This Bulletin clarifies Bulletin 2020-3 (as amended) on the moratorium of policy cancellations/non-renewals in the context of the COVID-19 pandemic. Specifically, this Bulletin states that insurers may issue cancellation/non-renewal notices for non-payment of premiums during the 60-day moratorium but in no event may a cancellation/non-renewal for non-payment be effective until after the 60-day moratorium period expires.

The Legal Division Director of the Department of Insurance has confirmed that the sixty (60) day moratorium on the cancellation or non-renewal of policies for nonpayment of premium that became effective on March 24, 2020, applies regardless of the reason for the nonpayment. Failure to pay the premium does not have to be the result of the COVID-19 pandemic. If there is a legally recognized reason for cancellation or nonrenewal other than nonpayment of premium, then the cancellation or nonrenewal may be made pursuant to the existing statutory or policy notice requirement.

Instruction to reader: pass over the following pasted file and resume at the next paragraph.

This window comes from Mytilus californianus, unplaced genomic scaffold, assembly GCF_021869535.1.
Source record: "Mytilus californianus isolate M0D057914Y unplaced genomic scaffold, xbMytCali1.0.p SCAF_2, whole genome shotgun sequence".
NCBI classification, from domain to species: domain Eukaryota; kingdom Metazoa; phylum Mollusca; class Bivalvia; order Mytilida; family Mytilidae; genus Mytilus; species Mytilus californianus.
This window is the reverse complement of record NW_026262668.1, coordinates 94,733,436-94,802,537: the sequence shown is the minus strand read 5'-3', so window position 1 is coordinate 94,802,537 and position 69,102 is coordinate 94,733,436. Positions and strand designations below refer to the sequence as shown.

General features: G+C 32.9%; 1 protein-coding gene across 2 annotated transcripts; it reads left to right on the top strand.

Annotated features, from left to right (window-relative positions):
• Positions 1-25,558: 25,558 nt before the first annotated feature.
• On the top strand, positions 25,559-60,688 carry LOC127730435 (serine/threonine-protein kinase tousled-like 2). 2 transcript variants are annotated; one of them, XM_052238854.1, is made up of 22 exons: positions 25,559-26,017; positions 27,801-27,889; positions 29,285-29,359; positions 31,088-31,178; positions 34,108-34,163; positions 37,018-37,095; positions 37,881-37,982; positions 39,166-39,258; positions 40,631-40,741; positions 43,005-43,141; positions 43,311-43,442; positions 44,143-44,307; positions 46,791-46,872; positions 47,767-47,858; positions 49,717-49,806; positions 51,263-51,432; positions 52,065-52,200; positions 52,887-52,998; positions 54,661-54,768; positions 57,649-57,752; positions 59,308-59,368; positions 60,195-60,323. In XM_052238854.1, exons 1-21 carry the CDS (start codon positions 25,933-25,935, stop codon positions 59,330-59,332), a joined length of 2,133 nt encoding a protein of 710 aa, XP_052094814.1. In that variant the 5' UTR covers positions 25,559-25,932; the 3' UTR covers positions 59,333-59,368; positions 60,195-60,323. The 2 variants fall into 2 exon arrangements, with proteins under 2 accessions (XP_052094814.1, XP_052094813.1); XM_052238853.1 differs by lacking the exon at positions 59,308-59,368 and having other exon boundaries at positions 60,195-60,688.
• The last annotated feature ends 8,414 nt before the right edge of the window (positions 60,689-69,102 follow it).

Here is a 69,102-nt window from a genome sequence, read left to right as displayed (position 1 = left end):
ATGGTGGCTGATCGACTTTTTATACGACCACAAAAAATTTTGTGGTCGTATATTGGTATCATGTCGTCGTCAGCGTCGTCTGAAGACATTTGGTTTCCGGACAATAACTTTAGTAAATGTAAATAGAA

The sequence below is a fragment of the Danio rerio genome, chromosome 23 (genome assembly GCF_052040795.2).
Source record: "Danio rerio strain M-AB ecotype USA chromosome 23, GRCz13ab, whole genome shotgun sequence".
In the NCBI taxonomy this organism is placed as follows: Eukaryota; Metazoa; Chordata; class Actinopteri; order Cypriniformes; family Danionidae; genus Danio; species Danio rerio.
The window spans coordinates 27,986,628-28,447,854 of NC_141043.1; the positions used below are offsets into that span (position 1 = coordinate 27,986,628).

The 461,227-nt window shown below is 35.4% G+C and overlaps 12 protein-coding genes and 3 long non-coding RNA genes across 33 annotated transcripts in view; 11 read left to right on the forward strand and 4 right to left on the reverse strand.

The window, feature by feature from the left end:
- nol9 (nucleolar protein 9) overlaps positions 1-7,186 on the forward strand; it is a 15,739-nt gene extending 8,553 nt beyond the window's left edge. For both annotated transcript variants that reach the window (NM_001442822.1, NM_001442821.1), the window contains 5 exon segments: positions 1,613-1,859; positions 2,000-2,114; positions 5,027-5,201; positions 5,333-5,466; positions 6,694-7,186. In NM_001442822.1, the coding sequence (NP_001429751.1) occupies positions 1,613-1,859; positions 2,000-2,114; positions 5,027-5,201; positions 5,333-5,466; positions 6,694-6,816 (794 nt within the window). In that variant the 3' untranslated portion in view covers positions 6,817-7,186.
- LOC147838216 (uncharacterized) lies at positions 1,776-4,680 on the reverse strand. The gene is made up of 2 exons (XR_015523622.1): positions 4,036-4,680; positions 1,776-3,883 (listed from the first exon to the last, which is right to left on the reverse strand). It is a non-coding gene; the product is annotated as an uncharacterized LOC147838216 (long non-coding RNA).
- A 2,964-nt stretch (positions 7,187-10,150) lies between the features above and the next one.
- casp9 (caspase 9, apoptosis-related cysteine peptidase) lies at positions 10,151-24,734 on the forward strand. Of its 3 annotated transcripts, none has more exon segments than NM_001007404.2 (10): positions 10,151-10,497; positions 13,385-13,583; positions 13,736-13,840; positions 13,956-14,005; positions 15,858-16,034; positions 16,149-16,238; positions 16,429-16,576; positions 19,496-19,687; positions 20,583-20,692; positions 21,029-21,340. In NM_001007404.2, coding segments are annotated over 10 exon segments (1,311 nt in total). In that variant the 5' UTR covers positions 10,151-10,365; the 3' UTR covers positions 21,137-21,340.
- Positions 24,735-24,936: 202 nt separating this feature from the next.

For more information visit: mid.ms.gov/

Missouri

This bulletin outlines that coverage for residents of the State of Missouri should continue under all insurance policies in effect as of March 13, 2020, and shall remain in effect until such time as Executive Order 20-04 is terminated or this bulletin is rescinded, whichever is later. Insurers are strongly encouraged not to cancel, non-renew, or terminate coverage while this Bulletin is in effect. This grace period is a period of time during which consumers can take those actions necessary to keep their policies in force. The Department is not requiring insurers to waive any premiums or other consideration owed on any policy or contract during this period of time. The Department anticipates that a failure to pay premiums or remit consideration may subject the policy to a retroactive cancellation, in accordance with the policy terms.